Jugging through the decades
At Way-Har Farms, milk sales are no longer the cash cow they once were. It used to be all about the milk.
The farm store, Way-Har Farm Market, began as an outlet to sell its own milk. Today, the farm processes less than 10 percent of its own milk for direct sale, a large decrease from the 60 percent bottled decades ago.
“Milk was king,” up until about 15 years ago, Lesher said. Customers came into the market with the intent of buying milk. “Fluid milk sales are not what they used to be.”
Way-Har Farms separates milk, allowing them to sell skim, 1 and 2 percent varieties, as well as whole milk, so customers who prefer those options don’t have to look elsewhere. But their retail sales of milk are not even close to keeping the market thriving. The farm store now offers ice cream, baked goods, candy, local arts and crafts, and a seating area for enjoying the treats, and milk isn’t their best seller.
Lesher believes that a lot of that is about convenience. Today’s customer will pick up milk wherever they can, be it the grocery store or the gas station. It’s a bit ironic, then, that customers who taste the milk from the farm rave about the taste.
“They do not take for granted the taste,” Lesher said, which she attributes to the milk being fresh and kept cool. The rapid cooling of the milk, which is pasteurized at a high temperature for a short period of time (HTST), means a better quality product.
It’s almost contradictory, too, that Way-Har customers are very curious about the cows and how they are raised. If knowing the cows that produce your milk is important, why wouldn’t you go out of the way to purchase direct-bottled milk?
To satisfy customers’ curiosity, Lesher and staff answer questions, including the hard ones, and do so honestly. She’s found that customers are eager to be educated, and for the most part very accepting of the actual practices on the dairy farm.
Because the farm store is not located at the dairy but on a nearby piece of commercial property, and the dairy itself is not visible from the road, Lesher has a video of the farm, available for viewing in the market. It has been a huge hit. They also host a few open house tours on the farm each year.
Today, cream and ice cream rule the day, while baked goods help to sweeten the deal. But the ice cream, while made on the premises, is not made with the milk from Way-Har cows. It would take an extra day to pasteurize and create the ice cream base from their own milk, Lesher said.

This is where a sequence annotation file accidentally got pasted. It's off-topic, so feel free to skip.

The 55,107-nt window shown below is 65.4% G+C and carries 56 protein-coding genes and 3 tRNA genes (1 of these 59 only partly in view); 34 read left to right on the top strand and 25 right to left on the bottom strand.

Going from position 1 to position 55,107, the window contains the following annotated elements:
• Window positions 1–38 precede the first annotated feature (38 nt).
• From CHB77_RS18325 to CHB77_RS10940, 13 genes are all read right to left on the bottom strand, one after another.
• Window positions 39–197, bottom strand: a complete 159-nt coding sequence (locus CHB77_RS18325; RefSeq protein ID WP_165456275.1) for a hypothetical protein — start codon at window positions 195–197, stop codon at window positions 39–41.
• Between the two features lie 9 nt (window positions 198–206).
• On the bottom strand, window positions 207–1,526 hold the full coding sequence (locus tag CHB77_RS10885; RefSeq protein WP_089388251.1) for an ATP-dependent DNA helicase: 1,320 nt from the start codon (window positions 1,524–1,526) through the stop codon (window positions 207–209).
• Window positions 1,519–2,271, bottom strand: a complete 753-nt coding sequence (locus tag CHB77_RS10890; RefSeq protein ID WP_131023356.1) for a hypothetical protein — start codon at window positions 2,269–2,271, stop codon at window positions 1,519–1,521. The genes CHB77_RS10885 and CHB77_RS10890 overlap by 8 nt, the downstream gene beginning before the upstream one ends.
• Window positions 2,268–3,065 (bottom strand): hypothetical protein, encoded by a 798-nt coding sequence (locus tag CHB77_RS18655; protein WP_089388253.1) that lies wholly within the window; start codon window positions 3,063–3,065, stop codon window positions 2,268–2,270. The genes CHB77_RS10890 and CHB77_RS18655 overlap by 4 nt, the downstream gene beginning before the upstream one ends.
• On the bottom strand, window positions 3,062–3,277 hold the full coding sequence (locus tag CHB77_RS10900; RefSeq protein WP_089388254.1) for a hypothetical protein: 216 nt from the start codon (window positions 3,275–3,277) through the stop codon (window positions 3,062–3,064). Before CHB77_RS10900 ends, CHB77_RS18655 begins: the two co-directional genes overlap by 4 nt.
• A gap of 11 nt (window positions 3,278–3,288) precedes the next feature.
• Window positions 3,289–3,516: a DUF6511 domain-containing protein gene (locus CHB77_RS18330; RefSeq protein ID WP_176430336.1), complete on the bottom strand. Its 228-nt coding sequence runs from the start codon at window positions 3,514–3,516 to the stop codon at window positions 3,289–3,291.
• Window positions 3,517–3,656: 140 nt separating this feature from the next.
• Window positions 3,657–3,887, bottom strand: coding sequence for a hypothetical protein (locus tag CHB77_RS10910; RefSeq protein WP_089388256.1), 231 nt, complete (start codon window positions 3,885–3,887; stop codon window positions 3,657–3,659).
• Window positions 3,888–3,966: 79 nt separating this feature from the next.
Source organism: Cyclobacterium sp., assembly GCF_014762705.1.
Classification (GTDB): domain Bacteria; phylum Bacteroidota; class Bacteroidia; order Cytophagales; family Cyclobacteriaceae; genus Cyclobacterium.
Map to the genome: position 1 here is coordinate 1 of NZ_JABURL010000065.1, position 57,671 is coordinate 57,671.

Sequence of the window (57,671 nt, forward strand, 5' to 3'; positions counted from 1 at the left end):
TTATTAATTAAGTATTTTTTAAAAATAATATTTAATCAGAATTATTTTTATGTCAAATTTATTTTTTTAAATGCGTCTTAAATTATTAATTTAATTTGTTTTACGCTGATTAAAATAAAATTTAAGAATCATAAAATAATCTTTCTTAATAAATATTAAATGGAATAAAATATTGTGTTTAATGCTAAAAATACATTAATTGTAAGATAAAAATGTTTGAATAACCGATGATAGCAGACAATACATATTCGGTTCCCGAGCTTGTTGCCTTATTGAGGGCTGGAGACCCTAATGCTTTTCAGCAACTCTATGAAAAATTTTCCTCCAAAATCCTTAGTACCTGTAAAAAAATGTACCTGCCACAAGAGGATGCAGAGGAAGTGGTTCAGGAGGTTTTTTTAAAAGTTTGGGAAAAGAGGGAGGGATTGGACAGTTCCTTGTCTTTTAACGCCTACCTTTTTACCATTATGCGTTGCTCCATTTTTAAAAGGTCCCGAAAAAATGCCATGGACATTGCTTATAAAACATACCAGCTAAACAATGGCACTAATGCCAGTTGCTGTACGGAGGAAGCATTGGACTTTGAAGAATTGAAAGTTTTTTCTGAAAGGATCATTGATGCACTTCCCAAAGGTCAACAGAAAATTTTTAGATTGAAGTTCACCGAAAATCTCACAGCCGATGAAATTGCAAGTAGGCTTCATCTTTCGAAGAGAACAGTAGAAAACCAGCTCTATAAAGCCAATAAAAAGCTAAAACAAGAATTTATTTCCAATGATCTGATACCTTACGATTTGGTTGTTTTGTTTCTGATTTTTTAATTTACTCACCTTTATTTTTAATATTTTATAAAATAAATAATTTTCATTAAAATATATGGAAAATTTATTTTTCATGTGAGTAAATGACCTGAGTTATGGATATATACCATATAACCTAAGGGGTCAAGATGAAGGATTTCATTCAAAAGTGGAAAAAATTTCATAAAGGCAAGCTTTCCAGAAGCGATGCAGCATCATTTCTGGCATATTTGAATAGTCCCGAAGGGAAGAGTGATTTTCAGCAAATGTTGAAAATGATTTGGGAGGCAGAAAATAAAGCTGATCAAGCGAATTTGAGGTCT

With a limited staff, and a very high demand for their own cream, it makes financial sense to purchase their ice cream base. Separating out the cream allows them to sell this valuable asset to high-end restaurants, where the demand keeps growing. Their cold-separation clarifier allows them to capitalize on the butterfat content of their mixed herd of colored breeds. The farm’s 190 cows are all pure-bred and consist of Holsteins, Jerseys, Brown Swiss and “all but Guernseys,” Lesher said.
Lesher purchases the ice cream base from a local dairy, Yoder’s, which milks their own Guernsey herd, bottles and makes their own ice cream and provides their ice cream base to other processors. So while Way-Har Farm’s ice cream customers are getting homemade ice cream made from local milk, it just isn’t Way-Har Farms’ own milk.
The ice cream base is mixed back in the processing room at Way-Har Farms Market, in a small-batch 40-quart freezer. Five gallons of ice cream base is mixed with 90 to 100 percent air, giving the ice cream a light, fluffy creaminess. They add the flavorings, allowing them to custom-make special orders, introduce seasonal favorites and keep the best-selling flavors coming. They sell in take-home cartons and offer hand-dipped cones and sundaes in the store. They also have a mobile ice cream wagon.
They’ve capitalized on the growing artisan cheese market by sending milk to a local cheese maker, to be made into cheese curds, which have proven to be popular. They haven’t changed their real sugar formula for chocolate milk since the beginning.
The farm is completing a new free stall facility, complete with bedded pack sand stalls, automatic side curtains for enhanced ventilation, and a lighting system designed to optimize the cows’ daylight time exposure. But any increased milk production, anticipated with the increased cow comfort, is not going to result in more retail milk sales.
Wholesale milk sales are still strong. But that market, too, has changed over the decades. At one time, the farm purchased shelf space at many large retail grocery chains and convenience outlets. But purchasing those slots became “very expensive,” and they no longer have their milk on those shelves, Lesher says. They sell wholesale to mom-and-pop retailers, local chain restaurants and area campgrounds. They no longer sell their milk out of state, as they’ve opted not to pay the higher fee for the interstate license.